As we look at the topic of risk resilience, we are starting to see a rapidly growing need for insurers to coalesce their thinking behind a new vision of risk — the customer’s view of risk. It’s at this point that insurers can answer their own questions about the right products, pricing, and channels that fit today’s customer needs and expectations.
For insurers focused on new products, pricing, and new channels, the focus is on growth and profitability. One way is by decreasing the circumstances of risk in a world where risk seems to be shifting and growing by leaps and bounds. Prevention and protection are becoming the marketing love language of the insured — eclipsing repair and restoration. If we look through the lens of statistics, we may conclude that there is a new dynamic in insurance — a tightening bond between the customer relationship and insurer efforts to lower risk substantially. Here’s an overview of the issue at hand based on our research:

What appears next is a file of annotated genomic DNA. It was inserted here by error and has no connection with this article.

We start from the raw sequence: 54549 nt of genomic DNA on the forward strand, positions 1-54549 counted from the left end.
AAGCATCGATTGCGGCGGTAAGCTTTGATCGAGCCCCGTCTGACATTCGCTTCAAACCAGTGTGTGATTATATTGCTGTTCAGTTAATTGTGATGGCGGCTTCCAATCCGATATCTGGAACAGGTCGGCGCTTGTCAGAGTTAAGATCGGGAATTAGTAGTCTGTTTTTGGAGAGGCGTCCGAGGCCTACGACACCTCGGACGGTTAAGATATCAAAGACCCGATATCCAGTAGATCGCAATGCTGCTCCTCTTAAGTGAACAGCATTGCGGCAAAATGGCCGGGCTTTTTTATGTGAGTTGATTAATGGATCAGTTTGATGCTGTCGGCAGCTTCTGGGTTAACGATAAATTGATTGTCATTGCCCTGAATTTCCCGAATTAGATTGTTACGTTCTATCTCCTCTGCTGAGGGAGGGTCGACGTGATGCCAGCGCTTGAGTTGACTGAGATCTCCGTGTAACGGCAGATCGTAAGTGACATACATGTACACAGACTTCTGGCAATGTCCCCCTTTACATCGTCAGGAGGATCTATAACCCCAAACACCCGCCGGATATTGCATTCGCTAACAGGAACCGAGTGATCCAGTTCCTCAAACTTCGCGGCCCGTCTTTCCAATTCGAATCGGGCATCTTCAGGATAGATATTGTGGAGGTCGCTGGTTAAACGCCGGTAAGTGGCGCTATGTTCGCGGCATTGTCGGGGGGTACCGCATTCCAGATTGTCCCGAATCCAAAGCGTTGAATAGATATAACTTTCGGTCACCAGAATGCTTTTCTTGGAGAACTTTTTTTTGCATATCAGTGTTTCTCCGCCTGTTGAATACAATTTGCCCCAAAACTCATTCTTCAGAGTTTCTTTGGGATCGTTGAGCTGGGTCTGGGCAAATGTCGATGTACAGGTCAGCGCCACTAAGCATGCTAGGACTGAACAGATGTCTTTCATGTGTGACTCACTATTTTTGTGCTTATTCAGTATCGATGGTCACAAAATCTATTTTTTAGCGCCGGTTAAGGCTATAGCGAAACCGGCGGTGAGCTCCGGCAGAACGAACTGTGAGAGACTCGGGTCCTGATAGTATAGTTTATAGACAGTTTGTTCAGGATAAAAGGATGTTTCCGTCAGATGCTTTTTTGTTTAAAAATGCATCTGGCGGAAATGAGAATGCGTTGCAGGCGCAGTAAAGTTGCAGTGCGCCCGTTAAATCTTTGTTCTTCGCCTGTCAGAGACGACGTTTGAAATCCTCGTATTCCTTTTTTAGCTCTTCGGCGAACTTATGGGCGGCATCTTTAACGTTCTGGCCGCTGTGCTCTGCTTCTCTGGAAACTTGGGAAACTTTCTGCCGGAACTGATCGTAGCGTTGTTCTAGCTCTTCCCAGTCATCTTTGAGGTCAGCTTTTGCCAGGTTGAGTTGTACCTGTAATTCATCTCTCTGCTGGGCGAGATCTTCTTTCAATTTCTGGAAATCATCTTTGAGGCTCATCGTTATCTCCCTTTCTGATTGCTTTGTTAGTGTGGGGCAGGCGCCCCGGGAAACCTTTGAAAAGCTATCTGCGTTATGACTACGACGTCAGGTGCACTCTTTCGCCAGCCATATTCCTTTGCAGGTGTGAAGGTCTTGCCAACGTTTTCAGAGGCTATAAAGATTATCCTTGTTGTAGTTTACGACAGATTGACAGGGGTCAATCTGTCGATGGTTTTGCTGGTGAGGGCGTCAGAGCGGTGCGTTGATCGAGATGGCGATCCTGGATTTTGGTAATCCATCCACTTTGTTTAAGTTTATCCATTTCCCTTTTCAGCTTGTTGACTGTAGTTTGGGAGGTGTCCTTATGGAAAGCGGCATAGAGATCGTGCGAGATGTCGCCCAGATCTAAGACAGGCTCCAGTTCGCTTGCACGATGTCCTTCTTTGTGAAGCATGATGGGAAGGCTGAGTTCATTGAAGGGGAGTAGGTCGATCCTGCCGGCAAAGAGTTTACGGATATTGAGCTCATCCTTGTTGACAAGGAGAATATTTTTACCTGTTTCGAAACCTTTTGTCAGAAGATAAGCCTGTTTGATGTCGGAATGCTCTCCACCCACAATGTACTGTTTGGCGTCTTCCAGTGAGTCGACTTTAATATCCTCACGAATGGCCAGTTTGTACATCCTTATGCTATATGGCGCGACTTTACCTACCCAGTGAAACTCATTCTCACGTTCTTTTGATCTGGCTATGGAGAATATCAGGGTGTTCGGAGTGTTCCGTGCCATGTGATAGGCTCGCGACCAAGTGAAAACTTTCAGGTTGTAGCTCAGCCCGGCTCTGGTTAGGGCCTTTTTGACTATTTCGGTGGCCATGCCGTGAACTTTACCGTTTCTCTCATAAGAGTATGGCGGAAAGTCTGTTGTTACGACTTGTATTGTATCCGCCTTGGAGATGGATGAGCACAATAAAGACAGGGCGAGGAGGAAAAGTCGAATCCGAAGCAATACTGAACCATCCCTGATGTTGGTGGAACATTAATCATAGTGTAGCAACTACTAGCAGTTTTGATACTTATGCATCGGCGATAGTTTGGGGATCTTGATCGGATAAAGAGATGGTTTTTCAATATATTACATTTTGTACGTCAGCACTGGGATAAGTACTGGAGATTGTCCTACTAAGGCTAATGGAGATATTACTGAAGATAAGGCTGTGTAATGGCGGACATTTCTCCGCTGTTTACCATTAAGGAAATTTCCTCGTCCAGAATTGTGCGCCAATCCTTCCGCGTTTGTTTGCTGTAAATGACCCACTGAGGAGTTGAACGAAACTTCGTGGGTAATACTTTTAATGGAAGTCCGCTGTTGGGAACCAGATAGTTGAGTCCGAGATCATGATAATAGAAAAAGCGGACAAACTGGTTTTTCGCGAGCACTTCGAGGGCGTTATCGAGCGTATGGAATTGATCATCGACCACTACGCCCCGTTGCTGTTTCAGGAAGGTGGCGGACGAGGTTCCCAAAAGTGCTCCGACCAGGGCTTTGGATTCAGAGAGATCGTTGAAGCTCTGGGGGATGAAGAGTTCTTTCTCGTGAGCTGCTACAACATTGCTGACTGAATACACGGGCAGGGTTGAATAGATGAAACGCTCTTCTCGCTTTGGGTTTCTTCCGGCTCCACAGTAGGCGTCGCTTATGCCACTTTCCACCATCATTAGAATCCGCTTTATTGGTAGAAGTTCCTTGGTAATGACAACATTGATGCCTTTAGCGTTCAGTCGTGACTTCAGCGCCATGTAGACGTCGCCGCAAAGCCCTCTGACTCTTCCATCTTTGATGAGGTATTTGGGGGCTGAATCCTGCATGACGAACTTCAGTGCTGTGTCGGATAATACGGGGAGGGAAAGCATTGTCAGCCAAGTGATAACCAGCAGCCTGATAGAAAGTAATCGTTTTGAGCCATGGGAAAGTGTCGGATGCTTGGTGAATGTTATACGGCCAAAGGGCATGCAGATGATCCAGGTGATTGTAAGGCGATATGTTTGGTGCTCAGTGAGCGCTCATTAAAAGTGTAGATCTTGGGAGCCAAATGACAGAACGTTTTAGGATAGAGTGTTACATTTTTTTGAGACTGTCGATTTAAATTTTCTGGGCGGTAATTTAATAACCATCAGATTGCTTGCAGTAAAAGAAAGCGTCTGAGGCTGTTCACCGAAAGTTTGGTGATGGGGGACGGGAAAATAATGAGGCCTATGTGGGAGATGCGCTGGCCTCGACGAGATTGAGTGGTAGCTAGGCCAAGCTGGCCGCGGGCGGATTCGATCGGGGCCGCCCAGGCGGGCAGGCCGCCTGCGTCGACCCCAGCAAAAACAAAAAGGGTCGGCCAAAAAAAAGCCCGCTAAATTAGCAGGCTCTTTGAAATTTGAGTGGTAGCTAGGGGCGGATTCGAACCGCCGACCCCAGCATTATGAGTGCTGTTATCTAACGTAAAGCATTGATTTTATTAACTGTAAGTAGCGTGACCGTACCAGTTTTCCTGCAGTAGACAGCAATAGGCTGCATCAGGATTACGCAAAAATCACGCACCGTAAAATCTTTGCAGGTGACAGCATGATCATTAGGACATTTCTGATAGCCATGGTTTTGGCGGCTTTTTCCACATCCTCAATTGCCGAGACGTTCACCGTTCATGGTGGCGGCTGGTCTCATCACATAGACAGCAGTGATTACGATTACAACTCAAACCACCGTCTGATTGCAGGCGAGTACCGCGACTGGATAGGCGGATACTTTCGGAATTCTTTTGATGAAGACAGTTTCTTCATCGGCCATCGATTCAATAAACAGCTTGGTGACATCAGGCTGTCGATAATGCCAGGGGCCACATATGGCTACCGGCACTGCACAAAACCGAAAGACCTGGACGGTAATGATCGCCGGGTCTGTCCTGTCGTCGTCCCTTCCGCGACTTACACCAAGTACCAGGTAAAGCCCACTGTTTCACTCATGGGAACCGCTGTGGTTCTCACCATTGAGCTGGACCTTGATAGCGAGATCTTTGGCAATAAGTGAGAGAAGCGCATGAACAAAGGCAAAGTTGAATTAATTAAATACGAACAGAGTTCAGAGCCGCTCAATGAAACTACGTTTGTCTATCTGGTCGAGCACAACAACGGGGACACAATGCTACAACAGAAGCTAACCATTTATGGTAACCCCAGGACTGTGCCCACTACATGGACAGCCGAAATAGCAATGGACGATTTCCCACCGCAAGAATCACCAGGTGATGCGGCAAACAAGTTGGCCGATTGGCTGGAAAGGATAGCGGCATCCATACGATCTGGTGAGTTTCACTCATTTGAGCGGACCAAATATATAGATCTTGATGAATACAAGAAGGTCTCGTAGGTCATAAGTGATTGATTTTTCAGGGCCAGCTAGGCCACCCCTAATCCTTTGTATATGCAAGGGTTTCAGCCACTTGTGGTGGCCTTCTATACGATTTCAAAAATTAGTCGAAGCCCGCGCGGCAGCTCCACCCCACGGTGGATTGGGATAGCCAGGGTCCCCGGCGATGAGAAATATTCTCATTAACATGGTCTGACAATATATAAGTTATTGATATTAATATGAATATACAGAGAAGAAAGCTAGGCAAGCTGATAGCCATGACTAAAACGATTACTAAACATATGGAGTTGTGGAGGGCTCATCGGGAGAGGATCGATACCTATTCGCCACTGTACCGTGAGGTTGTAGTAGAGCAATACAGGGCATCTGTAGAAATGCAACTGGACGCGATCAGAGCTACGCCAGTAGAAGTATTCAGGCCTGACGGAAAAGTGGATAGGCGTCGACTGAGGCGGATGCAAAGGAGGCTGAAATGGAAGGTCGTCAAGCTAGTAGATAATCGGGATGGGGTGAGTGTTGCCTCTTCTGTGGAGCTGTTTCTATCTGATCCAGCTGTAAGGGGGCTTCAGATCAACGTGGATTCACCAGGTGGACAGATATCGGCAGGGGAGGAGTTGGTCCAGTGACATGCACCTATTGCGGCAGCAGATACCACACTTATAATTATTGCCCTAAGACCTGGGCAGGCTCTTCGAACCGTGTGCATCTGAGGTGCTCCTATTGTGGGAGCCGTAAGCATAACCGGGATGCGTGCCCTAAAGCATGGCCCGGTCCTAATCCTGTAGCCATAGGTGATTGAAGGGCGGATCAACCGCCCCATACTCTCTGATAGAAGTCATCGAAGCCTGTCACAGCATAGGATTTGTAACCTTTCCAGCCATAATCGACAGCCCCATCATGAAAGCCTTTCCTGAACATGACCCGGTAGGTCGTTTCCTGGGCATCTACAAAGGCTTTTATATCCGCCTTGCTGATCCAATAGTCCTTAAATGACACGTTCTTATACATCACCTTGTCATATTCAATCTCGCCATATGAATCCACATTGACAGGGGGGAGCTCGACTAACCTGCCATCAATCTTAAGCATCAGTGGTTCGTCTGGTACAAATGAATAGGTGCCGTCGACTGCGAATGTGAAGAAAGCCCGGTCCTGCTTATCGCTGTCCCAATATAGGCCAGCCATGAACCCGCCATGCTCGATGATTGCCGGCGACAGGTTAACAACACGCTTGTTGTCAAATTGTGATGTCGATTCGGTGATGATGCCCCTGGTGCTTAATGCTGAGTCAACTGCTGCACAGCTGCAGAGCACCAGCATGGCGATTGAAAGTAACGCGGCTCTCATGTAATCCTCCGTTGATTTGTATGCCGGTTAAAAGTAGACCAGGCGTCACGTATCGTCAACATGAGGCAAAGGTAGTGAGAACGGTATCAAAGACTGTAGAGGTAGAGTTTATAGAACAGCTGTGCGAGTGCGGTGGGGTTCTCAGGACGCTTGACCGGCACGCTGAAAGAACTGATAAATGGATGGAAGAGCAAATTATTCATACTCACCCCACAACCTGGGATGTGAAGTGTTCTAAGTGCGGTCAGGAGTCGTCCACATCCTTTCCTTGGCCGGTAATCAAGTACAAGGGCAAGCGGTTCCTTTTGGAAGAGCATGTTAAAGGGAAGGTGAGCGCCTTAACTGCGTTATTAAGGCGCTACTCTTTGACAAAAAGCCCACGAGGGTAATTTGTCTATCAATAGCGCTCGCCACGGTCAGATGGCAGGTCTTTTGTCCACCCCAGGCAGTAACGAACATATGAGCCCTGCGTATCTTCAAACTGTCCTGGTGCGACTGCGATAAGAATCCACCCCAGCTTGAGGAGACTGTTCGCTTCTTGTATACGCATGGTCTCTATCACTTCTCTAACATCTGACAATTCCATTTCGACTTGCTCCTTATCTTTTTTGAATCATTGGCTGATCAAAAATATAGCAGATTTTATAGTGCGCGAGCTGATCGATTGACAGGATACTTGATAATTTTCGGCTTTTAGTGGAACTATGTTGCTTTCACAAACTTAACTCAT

- Customers are increasingly interested in protecting themselves, their property, vehicles, and health.
- Insurers are, overall, more preoccupied with internal operational areas. They are less concerned about some of the risks that their customers are concerned about.
- If insurers could effectively tap into customer interest in lowering risk, they could create a win-win for themselves and their customers by building up resilience against risk. In doing so, insurers could significantly influence and positively impact costs, profitability, and customer retention.